PRESIDENT Rodrigo Duterte said he would personally look into the violent dispersal of protesters in front of the United States Embassy last Wednesday.
Speaking to reporters in Davao City on Friday night, the President said he wanted to speak with both the police and activists “to know what really happened.”
“I intend to look at it. I will try to talk to the police, invite him for coffee and I will talk to the activists … I would like to know what really happened,” Duterte said in a news conference after his arrival from a state visit to China.
It was unclear whether Duterte specifically wanted to have coffee with Police Officer 3 Franklin Kho, who was seen in a viral video driving a police vehicle and running over the protesters.
But the President offered a possible explanation on the police’s actions.
“The police said natakot kasi na-corner sila [The police said they got scared because they were cornered]. There were just two of them, I think, in the crowd, they were surrounded by the group of militants,” Duterte said.
But he added: “I’m not justifying it. Just a maybe, baka he was under stress … they might gang up on him, hurt him, and so he acted on a, by instinct, self preservation … Hindi naman talaga `yung may gusto siyang patayin [He really had no intention to kill anyone].”
The President said he would question the police and activists himself.
“I would do the questioning myself,” Duterte said, adding that he did not want to see violence between police and the protesters, from the left or the right of the political spectrum, in the future.
He noted that his government had launched peace talks with communist rebels.
“We should stop it because we are talking and we are all Filipinos. I do not want anybody hurt there. Not the police, not the young militants,” he said.
“It’s about time that we should really treat this as a matter with civility.”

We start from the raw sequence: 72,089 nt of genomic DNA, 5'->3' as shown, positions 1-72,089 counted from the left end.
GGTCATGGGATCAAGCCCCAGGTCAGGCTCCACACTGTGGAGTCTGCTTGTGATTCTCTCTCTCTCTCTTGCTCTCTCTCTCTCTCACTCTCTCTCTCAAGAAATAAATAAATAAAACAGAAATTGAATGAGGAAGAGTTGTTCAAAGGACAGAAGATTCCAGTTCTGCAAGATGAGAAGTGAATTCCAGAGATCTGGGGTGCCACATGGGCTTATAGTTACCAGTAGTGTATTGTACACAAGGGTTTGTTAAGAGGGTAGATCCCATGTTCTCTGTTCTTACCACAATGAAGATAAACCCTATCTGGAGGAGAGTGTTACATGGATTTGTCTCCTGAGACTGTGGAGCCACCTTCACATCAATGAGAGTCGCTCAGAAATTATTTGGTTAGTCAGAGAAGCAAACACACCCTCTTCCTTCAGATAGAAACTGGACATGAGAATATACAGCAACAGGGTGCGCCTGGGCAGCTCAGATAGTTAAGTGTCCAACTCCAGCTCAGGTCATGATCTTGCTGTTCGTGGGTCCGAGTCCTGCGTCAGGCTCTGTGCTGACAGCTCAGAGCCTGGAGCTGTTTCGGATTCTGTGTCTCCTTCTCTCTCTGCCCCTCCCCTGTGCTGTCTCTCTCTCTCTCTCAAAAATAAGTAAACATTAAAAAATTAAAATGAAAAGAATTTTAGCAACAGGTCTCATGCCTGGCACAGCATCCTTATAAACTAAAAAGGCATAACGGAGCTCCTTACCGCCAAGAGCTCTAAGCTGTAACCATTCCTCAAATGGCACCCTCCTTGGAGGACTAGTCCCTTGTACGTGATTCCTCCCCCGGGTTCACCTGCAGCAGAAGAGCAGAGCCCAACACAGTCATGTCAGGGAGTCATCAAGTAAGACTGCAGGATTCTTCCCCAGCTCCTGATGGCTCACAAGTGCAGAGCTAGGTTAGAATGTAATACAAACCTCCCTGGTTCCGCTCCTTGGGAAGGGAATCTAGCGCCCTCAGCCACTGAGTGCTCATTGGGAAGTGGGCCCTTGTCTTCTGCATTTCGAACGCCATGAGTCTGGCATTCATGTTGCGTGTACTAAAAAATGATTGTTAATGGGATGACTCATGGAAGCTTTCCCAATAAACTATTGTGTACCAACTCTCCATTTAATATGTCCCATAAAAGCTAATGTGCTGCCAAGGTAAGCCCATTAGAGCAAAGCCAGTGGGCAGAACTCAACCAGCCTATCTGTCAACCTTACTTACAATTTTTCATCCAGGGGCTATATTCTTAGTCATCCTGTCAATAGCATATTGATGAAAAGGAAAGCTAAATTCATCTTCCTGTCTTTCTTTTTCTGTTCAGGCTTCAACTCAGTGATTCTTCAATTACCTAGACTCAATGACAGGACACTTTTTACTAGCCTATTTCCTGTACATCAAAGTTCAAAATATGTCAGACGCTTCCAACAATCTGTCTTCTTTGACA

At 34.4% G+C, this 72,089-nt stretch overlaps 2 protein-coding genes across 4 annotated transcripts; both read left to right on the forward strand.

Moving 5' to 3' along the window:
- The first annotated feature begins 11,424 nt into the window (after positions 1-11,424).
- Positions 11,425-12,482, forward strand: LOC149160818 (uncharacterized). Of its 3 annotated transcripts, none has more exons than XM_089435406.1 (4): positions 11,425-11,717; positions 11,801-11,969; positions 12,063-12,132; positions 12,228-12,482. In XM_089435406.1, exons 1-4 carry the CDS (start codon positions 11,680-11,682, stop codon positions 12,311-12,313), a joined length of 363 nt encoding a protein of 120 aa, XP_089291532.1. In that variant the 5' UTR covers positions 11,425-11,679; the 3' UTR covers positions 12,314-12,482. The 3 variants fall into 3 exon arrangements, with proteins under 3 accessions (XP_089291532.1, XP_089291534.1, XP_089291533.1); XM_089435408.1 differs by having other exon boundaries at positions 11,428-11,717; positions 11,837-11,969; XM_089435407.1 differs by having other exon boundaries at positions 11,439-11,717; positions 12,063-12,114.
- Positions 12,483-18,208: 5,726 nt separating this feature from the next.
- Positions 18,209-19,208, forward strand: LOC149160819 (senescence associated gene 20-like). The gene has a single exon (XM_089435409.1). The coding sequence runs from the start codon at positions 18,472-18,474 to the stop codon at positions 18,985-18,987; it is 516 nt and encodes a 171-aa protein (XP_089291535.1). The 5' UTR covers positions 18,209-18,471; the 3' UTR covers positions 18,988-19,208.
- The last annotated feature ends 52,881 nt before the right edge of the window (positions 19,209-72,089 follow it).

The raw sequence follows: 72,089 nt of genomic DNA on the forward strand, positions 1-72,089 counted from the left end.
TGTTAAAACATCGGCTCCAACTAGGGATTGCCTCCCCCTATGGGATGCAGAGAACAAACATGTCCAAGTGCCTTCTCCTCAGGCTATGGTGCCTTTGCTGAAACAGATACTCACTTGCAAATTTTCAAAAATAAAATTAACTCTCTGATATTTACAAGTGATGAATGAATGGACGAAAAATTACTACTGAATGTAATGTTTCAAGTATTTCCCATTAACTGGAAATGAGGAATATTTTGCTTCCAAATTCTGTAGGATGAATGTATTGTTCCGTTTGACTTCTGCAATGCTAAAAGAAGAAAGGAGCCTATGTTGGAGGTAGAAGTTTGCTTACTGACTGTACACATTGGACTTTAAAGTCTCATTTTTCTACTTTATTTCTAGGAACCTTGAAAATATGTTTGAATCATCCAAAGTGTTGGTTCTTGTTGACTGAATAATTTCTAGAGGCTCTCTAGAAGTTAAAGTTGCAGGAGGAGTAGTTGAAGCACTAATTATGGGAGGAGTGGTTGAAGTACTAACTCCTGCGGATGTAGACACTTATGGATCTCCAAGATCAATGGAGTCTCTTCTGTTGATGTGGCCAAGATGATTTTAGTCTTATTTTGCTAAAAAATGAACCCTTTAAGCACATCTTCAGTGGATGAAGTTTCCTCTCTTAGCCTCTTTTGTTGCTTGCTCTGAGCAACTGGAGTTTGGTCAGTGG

Piya Malayao, secretary general of the Katribu group who was among those hurt at the protest dispersal, said she was awaiting the President’s invitation, but cases would still be filed against the police officers.
Malayao and other protesters submitted the “findings” of their own probe into the incident to Malacañang on Friday.
“We are open to his invitation and we will wait for it to happen,” she said in an interview.
Malayao added: “At least he (Duterte) admitted that he still needed to know what actually transpired. Initially we are relieved by his pronouncement that he will be meeting with both the police and the demonstrators and personally do the questioning.”
“Even the President knows and values protests. The Manila Police District has much to learn on this matter.”
Members of indigenous peoples’ groups plan to file administrative and criminal charges against the law enforcers involved in the violent dispersal, specifically Manila Police District official Marcelino Pedroso and Kho, said Jerome Succor Aba, national spokesperson of the Suara Bangsamoro group, in an interview with The Manila Times.
“We have evidence, fact sheets on the affidavit that we submitted to Malacañang,” he said.
In the meeting with the President, activists will call for an independent team to investigate the violent dispersal, Aba said.
The group recalled the probe into the dispersal of the Kidapawan farmers’ rally spearheaded by the PNP in April, which went nowhere.
“We do not trust any investigations that will be made by the PNP because they are the perpetrators of the violent dispersal,” Aba said.